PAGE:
How to prepare for a disaster: planning ahead and emergency kit essentials
In 2016, the Federal Emergency Management Agency recorded 102 emergency declarations in the U.S., including wildfires, severe storms, flooding, hurricanes and more. These disasters affect more than 200 million people each year, so it’s important that you and your family are prepared in the event of an emergency.
Having essential items on hand and knowing what to do to keep your loved ones safe are two some of the most effective ways to prepare yourself and your family for a disaster. Keep reading to learn how to make a plan for your family to stay safe in the event of a disaster, as well as tips for creating a home emergency kit.
Create a Family Emergency Communication Plan
Be prepared for unexpected emergencies by creating a Family Emergency Communication Plan that gives clear instructions on who to contact, where to go and what to do.
- Make a list of emergency contacts. Include contact information for family, friends, medical facilities and service providers.
- Designate emergency meeting places. Decide on familiar meeting places that are inside, outside and in your neighborhood where your family can convene during a disaster.
- Make copies of your communication plan. Each family member should have a copy of the Family Emergency Communication Plan. Place it in an accessible place like your wallet, briefcase, purse or book bag.
- Practice your plan! Review, update and practice your communication plan each year so everyone is familiar with the instructions.
Tips for staying safe in every season
Changes in season are a force for natural disasters, which means you will may need to take additional cautionary measures. Here are tips on what to do when you encounter these conditions:
Storms and extreme cold
- Stay inside and off the roads during and after a winter storm.
- Layer warm clothing.
- Take caution and follow instructions when using heating devices.
- Double check that your carbon monoxide detector works properly.
- Do not walk or drive through flooded areas.
- Do not touch wires in your home or outside.
- Contact your insurance company to see if you have flood coverage.
- Stay inside if possible or in a cool area.
- Wear cool, breathable clothing.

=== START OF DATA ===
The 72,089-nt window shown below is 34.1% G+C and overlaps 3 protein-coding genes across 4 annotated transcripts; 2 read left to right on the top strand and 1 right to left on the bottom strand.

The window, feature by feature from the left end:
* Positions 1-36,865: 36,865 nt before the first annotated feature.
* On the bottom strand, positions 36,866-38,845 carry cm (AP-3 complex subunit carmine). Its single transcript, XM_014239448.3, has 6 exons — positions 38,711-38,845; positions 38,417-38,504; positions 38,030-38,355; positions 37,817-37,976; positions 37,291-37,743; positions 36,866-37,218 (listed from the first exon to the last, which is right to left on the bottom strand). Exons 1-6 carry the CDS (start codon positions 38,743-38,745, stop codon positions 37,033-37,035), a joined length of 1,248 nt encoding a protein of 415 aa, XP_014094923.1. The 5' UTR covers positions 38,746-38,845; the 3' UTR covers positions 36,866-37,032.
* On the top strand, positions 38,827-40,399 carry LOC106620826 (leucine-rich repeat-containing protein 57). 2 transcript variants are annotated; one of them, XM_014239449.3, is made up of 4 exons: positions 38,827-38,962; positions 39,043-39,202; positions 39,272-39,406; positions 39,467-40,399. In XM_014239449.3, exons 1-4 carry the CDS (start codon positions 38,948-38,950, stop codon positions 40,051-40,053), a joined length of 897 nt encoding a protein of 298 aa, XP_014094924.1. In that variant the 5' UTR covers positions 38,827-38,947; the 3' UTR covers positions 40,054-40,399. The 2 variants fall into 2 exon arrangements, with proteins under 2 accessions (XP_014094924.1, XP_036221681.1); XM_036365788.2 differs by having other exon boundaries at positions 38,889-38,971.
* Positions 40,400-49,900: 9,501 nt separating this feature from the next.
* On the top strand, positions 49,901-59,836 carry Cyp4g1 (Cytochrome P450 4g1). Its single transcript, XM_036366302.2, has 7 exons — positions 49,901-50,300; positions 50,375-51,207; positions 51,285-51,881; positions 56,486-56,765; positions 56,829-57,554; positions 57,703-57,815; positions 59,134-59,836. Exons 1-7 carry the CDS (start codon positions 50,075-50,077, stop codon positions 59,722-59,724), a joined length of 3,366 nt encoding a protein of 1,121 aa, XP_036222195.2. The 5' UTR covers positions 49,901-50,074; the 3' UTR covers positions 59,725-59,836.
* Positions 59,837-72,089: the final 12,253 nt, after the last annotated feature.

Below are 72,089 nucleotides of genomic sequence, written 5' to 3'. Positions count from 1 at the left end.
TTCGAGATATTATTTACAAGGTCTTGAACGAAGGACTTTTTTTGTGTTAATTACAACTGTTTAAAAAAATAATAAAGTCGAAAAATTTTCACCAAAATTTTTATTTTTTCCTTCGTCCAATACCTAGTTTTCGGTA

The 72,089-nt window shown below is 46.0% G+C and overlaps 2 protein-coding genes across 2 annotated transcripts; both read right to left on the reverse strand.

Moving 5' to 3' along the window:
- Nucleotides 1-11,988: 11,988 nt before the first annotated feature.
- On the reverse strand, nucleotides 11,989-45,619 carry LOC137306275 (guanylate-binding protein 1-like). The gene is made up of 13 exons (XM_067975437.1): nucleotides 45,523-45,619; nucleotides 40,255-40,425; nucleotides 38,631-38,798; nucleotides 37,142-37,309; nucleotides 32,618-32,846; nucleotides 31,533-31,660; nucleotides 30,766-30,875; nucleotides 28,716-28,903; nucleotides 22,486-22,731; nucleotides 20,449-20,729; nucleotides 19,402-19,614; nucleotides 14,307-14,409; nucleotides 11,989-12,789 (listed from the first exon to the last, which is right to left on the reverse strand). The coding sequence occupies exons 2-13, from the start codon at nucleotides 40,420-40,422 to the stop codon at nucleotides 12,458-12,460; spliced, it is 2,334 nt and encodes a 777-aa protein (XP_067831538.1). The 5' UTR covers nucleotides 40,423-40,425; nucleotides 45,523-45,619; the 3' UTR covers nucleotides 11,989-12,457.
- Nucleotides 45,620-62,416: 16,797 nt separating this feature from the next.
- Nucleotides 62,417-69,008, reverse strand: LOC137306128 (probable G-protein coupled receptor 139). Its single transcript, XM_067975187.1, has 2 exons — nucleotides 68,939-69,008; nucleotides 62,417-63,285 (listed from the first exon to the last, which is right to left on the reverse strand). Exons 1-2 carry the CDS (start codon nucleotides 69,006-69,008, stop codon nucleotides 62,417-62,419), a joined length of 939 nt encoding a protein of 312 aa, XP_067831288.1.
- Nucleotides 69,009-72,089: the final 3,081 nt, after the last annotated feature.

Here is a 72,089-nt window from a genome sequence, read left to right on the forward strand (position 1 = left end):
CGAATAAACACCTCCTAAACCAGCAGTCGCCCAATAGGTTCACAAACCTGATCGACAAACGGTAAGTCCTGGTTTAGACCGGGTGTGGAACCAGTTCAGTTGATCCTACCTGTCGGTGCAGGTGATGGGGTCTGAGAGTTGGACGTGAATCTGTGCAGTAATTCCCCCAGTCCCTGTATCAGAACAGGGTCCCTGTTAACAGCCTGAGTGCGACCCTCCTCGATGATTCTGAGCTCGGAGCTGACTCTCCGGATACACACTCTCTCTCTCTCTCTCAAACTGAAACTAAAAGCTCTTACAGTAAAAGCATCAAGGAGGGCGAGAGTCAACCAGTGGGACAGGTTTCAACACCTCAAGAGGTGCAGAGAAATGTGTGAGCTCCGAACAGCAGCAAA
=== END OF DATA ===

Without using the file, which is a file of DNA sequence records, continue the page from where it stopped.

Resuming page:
- Stay hydrated.
- Do not leave kids or pets in the car.
- Stay inside your vehicle or home.
- Report wildfires to your state’s Forest Service or Commission.
- Close windows and vents.
- Follow instructions from local officials.
- Do not walk or drive through flooded areas.
- Secure doors and windows.
Fires and earthquakes: how to stay safe year-round
Disasters like fires and earthquakes can happen at any time, in any season. Having an emergency plan for these disasters will go a long way in keeping you and your family safe. Below are steps and precautions to consider for fires and earthquakes.
- Identify a meeting location for those you live with.
- Do not go back inside fire for anything or anyone.
- Test smoke detectors every month, and change them every 10 years.
- Take cover under sturdy furniture.
- Stay inside.
- Stay away from windows, walls, doors, lighting fixtures or anything that can fall.
Home emergency kit essentials
Having a home emergency kit can make the difference between life and death when disaster strikes or in the case of an evacuation. The Department of Homeland Security recommends that you include the following items in your basic home emergency kit:
Food and Drink
- Water – Each person should have 1 gallon per day for at least 3 days
- Food – At least a 3-day supply of nonperishable food for each person
- Pet food and supplies
- Medications – 7-day supply and medical supplies
- First aid kit and manual
- Medical tape
- Scissors and/or tweezers
- Cotton balls/Q-tips
- Hydrogen Peroxide/Isopropyl Alcohol
- Rubber gloves
- Vaseline/burn alleviants
- Soap and detergent
- Towels/wash cloths
- Toilet paper
- Tooth brushes and toothpaste
- Feminine hygiene products
- Warm cloths
- Rain gear
- Sleeping bags
- Hats, masks and gloves
Tools and technology
- Wrench or pliers – to turn off utilities
- Wire clippers, utility knives, soldering iron, axe, shovel and saw
- Lighter with fuel and/or matches in waterproof case
- Masking, electrical and duct tape
- Radio with extra batteries
- Communication devices
- Whistle/flare signals
- Flashlight with extra batteries
- Camping supplies with portable stove or grill
- Maps/GPS device
- Manual can opener
Stay informed and stay safe
Emergencies and disasters are often unexpected, but it’s important to be prepared for even the worst case scenarios. Creating a Family Emergency Communication Plan and an emergency kit are great ways to practice important safety protocols and have essential items accessible when you need them most.
Your emergency kit may consist of any number of items necessary for survival in dire situations. These items, if chosen wisely, must reflect some form of necessity as to sustain human health and everyday life. The actual list of items strongly depends on you, where you live, your family size and type, the extent and type of damage, and where you are at the time the disaster strikes. Putting together a workable emergency kit should take time and be well thought out.
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